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Eye Strain and Vision Fatigue in the Cockpit

by John White |

As a pilot myself I have experienced eye strain and vision fatigue when piloting an aircraft but found a great solution which saved me many hours of discomfort.

But why do we experience eye strain and vision fatigue in the cockpit?

Is it worse today than in the past?

Vision Fatigue and Eye Strain

We have moved into the computer age and more and more computer screens are found at home, work and in the cockpit.

Our eye muscles change the shape of the lens in our eyes thereby adjusting the shape to focus for different working distances.

This is a particularly serious issue for pilots because we are required by the Federal Aviation Administration "to see and avoid" other aircraft traffic.

So we are constantly moving our focus from heads down looking at the computer screens to heads up and searching for other traffic.

When we look at a computer monitor we are asking the ciliary muscles of the eye to constantly contract a fixed amount to keep the screen in focus. This is just the same issue when our bicep muscles fatigue when we hold an object in a steady position.

I recall when learning to fly how I had to hold the yoke of the airplane steady in order to fly straight and level. This caused some real fatigue of those biceps on long cross country flights as I had to constantly work the trim tab.

What happens to our eye is that they get dried out from not blinking as often as they should. This means that the required rapid change from looking for other aircraft and watching our computer screens our eyes may not change focus as rapidly as necessary.

Other Causes

Most of the time we are flying clear of clouds and in bright sunlight, particularly at higher altitudes. 

The ozone layer has been thining, the ultraviolet rays are stronger at higher altitudes and the bright light causes our eyes to dry out.

These extremely bright lighting conditions and large amounts of reflected light cause our pupils to constrict. This means our eye muscles are constantly adjusting the amount of light to reach our retina.

Different muscles, but the same fatigue sympoms.

Solutions

So what do we do?

The key to reducing eye strain and muscle fatigue is to take frequent breaks from the screens and focus our eyes on distant objects.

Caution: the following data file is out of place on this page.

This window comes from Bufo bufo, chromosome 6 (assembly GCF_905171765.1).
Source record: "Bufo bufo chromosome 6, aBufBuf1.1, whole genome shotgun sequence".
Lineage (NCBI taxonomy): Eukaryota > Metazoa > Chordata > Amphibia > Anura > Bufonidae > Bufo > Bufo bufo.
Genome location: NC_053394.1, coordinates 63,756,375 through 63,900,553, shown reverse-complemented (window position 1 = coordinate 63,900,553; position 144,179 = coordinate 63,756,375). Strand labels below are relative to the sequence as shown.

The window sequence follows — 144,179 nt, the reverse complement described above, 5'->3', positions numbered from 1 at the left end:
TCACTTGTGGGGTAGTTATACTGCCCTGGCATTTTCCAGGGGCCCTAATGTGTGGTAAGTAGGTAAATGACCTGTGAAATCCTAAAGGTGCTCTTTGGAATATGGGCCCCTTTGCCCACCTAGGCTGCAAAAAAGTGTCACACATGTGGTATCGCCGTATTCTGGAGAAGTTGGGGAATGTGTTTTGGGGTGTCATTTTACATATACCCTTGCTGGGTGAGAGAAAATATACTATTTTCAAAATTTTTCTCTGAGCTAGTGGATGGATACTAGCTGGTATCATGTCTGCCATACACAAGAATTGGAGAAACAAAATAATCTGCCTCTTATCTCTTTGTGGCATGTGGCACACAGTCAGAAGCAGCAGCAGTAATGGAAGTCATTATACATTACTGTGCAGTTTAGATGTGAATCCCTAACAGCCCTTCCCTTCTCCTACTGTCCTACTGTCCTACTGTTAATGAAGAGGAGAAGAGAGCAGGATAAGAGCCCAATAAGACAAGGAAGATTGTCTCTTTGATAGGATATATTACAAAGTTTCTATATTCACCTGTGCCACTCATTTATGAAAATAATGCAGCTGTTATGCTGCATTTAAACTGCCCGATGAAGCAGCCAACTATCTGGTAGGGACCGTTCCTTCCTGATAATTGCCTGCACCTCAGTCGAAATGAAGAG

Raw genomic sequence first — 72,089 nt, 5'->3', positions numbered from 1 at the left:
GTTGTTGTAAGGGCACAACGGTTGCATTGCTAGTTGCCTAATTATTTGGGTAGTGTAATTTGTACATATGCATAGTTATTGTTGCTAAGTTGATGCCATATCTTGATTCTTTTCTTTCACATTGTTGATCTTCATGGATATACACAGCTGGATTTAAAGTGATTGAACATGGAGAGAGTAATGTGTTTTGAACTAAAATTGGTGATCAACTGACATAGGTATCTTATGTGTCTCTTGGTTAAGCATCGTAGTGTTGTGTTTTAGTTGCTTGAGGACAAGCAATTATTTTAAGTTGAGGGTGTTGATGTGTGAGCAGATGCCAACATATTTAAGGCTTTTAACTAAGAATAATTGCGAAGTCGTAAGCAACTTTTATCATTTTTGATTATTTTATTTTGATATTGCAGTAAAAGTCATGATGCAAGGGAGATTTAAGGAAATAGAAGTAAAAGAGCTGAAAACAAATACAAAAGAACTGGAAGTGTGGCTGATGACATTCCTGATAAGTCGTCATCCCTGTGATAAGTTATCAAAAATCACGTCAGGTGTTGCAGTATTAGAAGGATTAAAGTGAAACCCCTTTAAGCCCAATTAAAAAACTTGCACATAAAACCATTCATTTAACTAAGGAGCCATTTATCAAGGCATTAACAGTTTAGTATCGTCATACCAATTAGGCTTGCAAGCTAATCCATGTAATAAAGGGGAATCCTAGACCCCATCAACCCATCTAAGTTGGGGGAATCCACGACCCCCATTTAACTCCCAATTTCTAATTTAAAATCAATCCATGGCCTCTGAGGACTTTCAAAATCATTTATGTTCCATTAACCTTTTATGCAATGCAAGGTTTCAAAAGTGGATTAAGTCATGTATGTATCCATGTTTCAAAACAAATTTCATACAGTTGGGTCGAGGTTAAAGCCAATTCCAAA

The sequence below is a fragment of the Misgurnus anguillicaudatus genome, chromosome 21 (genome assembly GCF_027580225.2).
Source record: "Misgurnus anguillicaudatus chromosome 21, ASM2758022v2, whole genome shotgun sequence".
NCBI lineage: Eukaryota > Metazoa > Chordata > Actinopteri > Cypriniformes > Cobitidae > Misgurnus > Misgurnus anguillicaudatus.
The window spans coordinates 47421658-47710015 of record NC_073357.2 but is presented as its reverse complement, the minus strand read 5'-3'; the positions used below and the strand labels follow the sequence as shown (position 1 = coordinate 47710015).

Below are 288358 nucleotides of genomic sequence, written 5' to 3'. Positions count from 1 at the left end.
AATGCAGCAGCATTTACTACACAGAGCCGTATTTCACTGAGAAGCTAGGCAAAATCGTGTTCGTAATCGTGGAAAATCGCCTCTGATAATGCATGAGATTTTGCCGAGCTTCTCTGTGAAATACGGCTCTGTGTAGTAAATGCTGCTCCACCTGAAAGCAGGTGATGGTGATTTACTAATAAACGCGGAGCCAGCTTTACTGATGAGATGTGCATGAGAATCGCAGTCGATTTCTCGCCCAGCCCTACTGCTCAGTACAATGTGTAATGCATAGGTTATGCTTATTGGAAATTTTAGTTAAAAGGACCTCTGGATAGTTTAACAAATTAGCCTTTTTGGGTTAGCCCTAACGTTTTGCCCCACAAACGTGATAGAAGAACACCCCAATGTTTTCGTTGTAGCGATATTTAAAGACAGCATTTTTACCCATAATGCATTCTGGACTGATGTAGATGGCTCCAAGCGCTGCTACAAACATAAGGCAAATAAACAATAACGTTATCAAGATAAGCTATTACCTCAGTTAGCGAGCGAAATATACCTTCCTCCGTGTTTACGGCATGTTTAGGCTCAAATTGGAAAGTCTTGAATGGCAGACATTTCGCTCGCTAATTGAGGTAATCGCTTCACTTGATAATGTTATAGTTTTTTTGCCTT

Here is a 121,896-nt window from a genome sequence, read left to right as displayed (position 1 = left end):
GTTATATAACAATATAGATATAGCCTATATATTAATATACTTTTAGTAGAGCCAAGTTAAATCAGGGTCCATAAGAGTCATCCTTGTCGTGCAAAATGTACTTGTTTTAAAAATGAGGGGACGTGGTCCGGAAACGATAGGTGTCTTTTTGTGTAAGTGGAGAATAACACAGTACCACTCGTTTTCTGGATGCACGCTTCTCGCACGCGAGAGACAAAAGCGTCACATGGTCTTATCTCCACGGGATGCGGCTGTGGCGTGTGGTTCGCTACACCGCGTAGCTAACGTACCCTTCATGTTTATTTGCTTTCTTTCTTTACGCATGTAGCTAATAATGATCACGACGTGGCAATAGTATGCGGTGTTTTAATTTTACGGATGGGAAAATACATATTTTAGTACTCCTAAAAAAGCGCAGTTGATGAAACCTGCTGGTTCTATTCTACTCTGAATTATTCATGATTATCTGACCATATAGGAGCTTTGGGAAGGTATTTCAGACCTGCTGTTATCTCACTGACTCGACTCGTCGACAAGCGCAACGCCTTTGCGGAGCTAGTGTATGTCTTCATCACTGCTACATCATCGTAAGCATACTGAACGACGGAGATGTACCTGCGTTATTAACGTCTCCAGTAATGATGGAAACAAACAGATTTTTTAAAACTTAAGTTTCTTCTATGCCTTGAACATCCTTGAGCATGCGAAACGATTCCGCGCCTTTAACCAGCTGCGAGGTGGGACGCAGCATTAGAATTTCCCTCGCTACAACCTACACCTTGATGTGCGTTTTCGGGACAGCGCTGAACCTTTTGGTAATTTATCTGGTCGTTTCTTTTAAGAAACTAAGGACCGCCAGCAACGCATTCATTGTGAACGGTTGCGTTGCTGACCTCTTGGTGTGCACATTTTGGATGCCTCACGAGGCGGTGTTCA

Another option is an excellent pair of sunglasses to reduce glare and excessive light from reaching our eyes.

There are many types of sunglasses available, but no single type is ideal for every pilot. Needs change based upon age, light sensitivity of your eyes, ambient light conditions and flying conditions.

Sunglasses

Sunglasses are important in the aviation environment to enhance contrast, reduce glare, decrease UV exposure, improved night vision adaptation and the avoidence of eye strain and fatigue.

Although style and appearance may be considered when choosing a pair of sunglasses, it is more important for pilots to focus on the lens features and frame style.

The most important issue for pilots is visual acuity

Visual acuity varies with the amount of light available and the sensitivity of an individual pilots eyes. Older pilot's eyes may require more light than younger pilot's eyes.

Department of Defense Recommendations

The U.S. DoD has published Military Specifiations for sunglasses for pilots in a document called Mil-S-25948J_1984 and the Federal Aviation Administration (FAA) has published an Advisory Circular titled "Aviator Sunglasses for Pilots: Beyond the Image".

When it comes to sunglasses, however, there is a lot more to learn in order to make a great choice.

In my next post I will detail a lot of things to consider when purchasing a pair of sunglasses.

In the meantime checkout the very sunglasses that exceed the DoD Mil-S-25948J_1984 specifications: Randolph Engineering Aviator Sunglasses.

These are the very same sunglasses issued to U.S. military personnel.

In the meantime keep your wings straight and level Hersch!

 Eye Strain and Vision Fatigue in the Cockpit

Eye Strain Vision Fatigue in today's modern cockpit

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